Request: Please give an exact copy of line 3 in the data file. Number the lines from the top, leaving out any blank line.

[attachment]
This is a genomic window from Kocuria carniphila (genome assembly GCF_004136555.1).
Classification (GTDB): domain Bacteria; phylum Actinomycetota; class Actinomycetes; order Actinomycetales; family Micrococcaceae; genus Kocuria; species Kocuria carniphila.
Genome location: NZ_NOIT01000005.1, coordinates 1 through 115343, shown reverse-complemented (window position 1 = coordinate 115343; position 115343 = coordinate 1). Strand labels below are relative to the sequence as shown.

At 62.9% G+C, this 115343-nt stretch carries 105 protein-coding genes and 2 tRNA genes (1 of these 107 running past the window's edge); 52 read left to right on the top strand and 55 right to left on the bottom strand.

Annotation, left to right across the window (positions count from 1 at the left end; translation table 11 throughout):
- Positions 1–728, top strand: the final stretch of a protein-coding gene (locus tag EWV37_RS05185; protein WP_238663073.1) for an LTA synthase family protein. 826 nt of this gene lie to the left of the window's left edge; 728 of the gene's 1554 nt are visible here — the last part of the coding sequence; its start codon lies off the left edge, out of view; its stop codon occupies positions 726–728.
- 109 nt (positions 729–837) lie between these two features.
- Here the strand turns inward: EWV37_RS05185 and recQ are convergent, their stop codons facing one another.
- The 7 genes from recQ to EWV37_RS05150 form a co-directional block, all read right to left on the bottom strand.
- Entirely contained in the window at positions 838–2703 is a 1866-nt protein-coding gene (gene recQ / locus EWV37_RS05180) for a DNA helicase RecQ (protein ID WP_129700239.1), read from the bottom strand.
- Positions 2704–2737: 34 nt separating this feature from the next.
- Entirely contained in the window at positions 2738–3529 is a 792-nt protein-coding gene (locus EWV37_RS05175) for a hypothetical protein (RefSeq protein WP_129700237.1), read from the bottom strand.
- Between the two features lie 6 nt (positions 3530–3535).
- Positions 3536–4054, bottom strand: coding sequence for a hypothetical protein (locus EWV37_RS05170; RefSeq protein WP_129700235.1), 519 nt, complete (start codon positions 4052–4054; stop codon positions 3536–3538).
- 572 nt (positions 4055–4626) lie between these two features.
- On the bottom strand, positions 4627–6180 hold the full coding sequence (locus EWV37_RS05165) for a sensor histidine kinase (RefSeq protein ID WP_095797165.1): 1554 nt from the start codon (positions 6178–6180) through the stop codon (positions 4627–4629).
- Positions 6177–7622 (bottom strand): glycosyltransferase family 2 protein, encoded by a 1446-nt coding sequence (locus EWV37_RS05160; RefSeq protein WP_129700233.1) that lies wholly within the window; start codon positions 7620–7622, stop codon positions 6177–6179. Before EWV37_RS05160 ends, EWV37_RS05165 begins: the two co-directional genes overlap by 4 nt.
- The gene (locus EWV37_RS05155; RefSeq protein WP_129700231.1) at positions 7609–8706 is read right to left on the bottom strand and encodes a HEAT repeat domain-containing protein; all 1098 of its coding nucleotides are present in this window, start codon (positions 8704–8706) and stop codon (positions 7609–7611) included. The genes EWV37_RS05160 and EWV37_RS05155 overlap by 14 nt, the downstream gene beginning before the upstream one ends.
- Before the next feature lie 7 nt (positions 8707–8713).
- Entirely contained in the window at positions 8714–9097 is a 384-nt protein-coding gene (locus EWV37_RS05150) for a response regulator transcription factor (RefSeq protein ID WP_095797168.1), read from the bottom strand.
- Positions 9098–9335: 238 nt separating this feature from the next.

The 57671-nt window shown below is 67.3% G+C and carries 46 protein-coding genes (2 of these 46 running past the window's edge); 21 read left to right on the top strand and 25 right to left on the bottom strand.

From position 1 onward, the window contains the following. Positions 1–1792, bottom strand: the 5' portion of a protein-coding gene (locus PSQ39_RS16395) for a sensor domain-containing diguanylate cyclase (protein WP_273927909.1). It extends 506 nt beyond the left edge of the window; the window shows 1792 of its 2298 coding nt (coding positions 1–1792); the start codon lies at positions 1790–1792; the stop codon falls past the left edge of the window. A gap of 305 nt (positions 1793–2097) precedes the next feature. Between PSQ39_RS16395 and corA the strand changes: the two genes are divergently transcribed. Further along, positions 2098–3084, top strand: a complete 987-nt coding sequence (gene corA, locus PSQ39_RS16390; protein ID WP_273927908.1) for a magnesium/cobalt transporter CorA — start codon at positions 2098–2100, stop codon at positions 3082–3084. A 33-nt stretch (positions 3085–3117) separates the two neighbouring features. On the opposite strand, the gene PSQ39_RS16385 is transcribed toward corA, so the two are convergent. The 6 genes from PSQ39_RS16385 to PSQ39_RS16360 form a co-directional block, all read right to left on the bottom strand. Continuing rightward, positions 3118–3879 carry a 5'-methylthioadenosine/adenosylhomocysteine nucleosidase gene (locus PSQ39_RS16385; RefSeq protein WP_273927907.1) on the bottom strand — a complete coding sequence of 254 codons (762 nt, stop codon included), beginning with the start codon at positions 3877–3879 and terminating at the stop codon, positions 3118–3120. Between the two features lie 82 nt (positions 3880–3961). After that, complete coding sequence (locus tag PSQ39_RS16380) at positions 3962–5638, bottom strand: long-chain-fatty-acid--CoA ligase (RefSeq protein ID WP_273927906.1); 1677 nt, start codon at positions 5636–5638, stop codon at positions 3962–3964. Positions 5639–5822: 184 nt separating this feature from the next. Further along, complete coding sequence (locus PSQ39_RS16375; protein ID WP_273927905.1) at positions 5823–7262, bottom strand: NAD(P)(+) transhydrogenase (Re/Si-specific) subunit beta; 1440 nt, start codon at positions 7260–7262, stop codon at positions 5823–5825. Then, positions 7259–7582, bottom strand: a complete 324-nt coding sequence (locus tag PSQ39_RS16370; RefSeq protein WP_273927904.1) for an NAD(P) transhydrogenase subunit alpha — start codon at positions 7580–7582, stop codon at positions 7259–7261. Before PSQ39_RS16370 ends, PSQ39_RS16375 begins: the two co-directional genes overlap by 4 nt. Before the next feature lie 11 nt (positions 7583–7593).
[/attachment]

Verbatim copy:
Genome location: NZ_NOIT01000005.1, coordinates 1 through 115343, shown reverse-complemented (window position 1 = coordinate 115343; position 115343 = coordinate 1). Strand labels below are relative to the sequence as shown.